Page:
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OTAs Day One Practice Takeaways

ENGLEWOOD, Colo. -- If you're so inclined, you can bathe Monday's practice in ballyhoo, trumpeting that it's the first true competition between offense and defense since the 2012 season ended in January. Or you can simply call it the first on-field session of Phase Three of organized team activities.

The latter description has considerably less fanfare but is closer to the relatively businesslike spirit of the day.

It's one day, so this is only a snapshot. It's certainly not a big picture -- and for all we know, the players that flourished Monday could faceplant Tuesday, when the media isn't around to watch and take notes. The same could also be true in reverse. So don't make too much of Monday's work. But even a morsel is tasty after four months of starvation, so without further ado, here's five observations from the practice.

1. The Peyton Manning-to-Wes Welker connection delivered what you would expect on the first day of offense-versus-defense practice. They collaborated for some nice gains during team period of practice, but also had a missed connection during a seven-on-seven period, where Manning's toss was a bit too far.

"Going against a defense, we'll continue to learn, and there'll be some things we need to work on and improve," Manning said. "But that's what OTA's and training camp are for."

2. In terms of personnel, the offensive line isn't yet up to speed. Chris Kuper and J.D. Walton were among the players who were outside, but not practicing. Neither are expected back before training camp, but Walton's presence with the offensive line group during drills was a positive sight.

Safety Quinton Carter and rookie defensive end Quanterus Smith were also on hand, but limited to watching and working out. Carter, who is recovering from microfracture surgery, ran laps around an adjacent practice field.

Running back Willis McGahee was the only veteran not on hand for the practice, but that isn't unusual; he wasn't here for all of the OTAs last year, either.

"This is a voluntary camp," Head Coach John Fox said. "A lot of guys have certain offseason-type things, and it's been that way for us since they've been with our team."

3. Don't sleep on Greg Orton. There's a reason why the Broncos have kept the former Purdue and Arena Football wide receiver around for two seasons on the practice squad; as Offensive Coordinator Adam Gase said on May 11: "We get to watch him every day against the defense, and he gets open a lot." Monday, Orton was a frequent target of Brock Osweiler, and their work was highlighted by an in-stride grab up the left sideline against the No. 2 defense during a seven-on-seven period.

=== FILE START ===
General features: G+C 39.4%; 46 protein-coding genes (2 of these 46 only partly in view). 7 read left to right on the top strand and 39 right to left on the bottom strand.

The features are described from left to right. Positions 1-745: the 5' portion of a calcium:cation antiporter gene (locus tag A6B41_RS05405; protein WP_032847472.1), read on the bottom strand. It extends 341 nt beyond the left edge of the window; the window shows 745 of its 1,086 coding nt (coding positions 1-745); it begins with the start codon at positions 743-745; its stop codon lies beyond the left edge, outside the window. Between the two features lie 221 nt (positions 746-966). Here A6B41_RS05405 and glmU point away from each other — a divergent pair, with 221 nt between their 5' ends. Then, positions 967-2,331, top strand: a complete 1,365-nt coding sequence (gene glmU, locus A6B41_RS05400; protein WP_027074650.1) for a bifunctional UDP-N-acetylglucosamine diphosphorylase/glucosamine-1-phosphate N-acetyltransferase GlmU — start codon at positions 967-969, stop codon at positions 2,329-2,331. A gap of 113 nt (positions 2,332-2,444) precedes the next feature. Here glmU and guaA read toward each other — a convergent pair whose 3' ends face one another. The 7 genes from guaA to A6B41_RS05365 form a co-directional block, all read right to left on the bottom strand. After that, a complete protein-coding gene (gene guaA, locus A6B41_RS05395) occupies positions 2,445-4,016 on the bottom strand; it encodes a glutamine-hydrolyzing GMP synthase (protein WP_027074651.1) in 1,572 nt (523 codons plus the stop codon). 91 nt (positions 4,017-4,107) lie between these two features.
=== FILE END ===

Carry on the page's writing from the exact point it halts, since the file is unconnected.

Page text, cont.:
It was a generally good day for some of the Broncos' younger targets. Others who jumped into my notebook because they kept making plays included receiver Gerell Robinson, who was on Arizona's practice squad last year before returning this offseason, and tight end Julius Thomas, who worked in an OTA for the first time in his career and displayed his athletic fluidity on a leaping catch from Osweiler during a seven-on-seven period.

Probably no receiver was more frustrated Monday than Trindon Holliday, who muffed consecutive punts in a special-teams period, but cleanly fielded the rest of the footballs launched his way. The returner said last week that ball security is his "main priority," and he planned to work on it throughout OTAs.

4. Defensive tackle Terrance Knighton said in March that one of tasks was to get used to playing alongside Kevin Vickerson, to figure out "each other's style and what we're comfortable with," as he said back then. Their offseason will focus on learning to play off each other. While there's only so much room for growth in the minimal-contact, no-hitting environment of OTAs, they can learn what points to attack when facing an opposing offensive line. If they flourish together, the Broncos could have their best interior presence against the run since the mid-2000s.

5. Last year, the Broncos brought in veterans Tracy Porter and Drayton Florence to bolster the cornerback corps. Chris Harris outplayed them both and eventually became the starter, just like he outplayed a host of others higher than him on the depth chart in his rookie season of 2011. Given his past play, it would be a shock if he didn't respond well to the big-ticket arrival of Dominique Rodgers-Cromartie, and he got off to a good start by intercepting a Manning pass late in practice and returning it for a touchdown. From a player who returned two interceptions for touchdowns last year, that comes as no surprise.

"I mean, he's used to doing that," safety Rahim Moore said. "That's Chris Harris."

Safety Duke Ihenacho also intercepted a pass when rookie quarterback Zac Dysert tried to lob in a pass down the seam.